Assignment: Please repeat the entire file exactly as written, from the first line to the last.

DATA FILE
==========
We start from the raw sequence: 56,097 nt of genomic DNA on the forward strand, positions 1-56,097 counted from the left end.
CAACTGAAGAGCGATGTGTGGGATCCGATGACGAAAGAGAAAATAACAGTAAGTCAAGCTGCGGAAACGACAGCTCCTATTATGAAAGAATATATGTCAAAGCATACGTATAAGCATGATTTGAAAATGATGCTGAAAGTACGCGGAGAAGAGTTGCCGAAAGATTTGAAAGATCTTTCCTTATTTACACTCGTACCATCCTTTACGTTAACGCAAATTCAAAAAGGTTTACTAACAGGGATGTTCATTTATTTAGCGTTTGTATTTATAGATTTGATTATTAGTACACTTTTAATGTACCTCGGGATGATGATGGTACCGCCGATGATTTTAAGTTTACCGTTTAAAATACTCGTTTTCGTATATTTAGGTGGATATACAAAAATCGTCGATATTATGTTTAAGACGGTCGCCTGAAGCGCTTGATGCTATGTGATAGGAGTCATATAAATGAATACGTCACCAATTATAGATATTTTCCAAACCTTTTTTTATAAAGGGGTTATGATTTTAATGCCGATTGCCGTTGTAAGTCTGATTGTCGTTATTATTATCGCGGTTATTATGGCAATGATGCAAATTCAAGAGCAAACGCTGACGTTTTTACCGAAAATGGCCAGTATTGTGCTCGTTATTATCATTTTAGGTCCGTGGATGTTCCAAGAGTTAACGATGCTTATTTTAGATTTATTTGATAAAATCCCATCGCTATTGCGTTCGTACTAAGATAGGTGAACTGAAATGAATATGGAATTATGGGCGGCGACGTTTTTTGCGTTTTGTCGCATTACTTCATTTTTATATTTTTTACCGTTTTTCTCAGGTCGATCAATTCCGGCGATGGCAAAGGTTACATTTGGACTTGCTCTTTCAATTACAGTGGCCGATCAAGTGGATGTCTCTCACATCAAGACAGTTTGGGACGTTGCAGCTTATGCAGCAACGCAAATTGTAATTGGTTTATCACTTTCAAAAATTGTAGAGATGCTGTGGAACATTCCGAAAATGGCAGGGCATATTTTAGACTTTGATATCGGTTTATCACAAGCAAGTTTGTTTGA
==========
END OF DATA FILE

We start from the raw sequence: 56,097 nt of genomic DNA on the forward strand, positions 1-56,097 counted from the left end.
CAACTGAAGAGCGATGTGTGGGATCCGATGACGAAAGAGAAAATAACAGTAAGTCAAGCTGCGGAAACGACAGCTCCTATTATGAAAGAATATATGTCAAAGCATACGTATAAGCATGATTTGAAAATGATGCTGAAAGTACGCGGAGAAGAGTTGCCGAAAGATTTGAAAGATCTTTCCTTATTTACACTCGTACCATCCTTTACGTTAACGCAAATTCAAAAAGGTTTACTAACAGGGATGTTCATTTATTTAGCGTTTGTATTTATAGATTTGATTATTAGTACACTTTTAATGTACCTCGGGATGATGATGGTACCGCCGATGATTTTAAGTTTACCGTTTAAAATACTCGTTTTCGTATATTTAGGTGGATATACAAAAATCGTCGATATTATGTTTAAGACGGTCGCCTGAAGCGCTTGATGCTATGTGATAGGAGTCATATAAATGAATACGTCACCAATTATAGATATTTTCCAAACCTTTTTTTATAAAGGGGTTATGATTTTAATGCCGATTGCCGTTGTAAGTCTGATTGTCGTTATTATTATCGCGGTTATTATGGCAATGATGCAAATTCAAGAGCAAACGCTGACGTTTTTACCGAAAATGGCCAGTATTGTGCTCGTTATTATCATTTTAGGTCCGTGGATGTTCCAAGAGTTAACGATGCTTATTTTAGATTTATTTGATAAAATCCCATCGCTATTGCGTTCGTACTAAGATAGGTGAACTGAAATGAATATGGAATTATGGGCGGCGACGTTTTTTGCGTTTTGTCGCATTACTTCATTTTTATATTTTTTACCGTTTTTCTCAGGTCGATCAATTCCGGCGATGGCAAAGGTTACATTTGGACTTGCTCTTTCAATTACAGTGGCCGATCAAGTGGATGTCTCTCACATCAAGACAGTTTGGGACGTTGCAGCTTATGCAGCAACGCAAATTGTAATTGGTTTATCACTTTCAAAAATTGTAGAGATGCTGTGGAACATTCCGAAAATGGCAGGGCATATTTTAGACTTTGATATCGGTTTATCACAAGCAAGTTTGTTTGA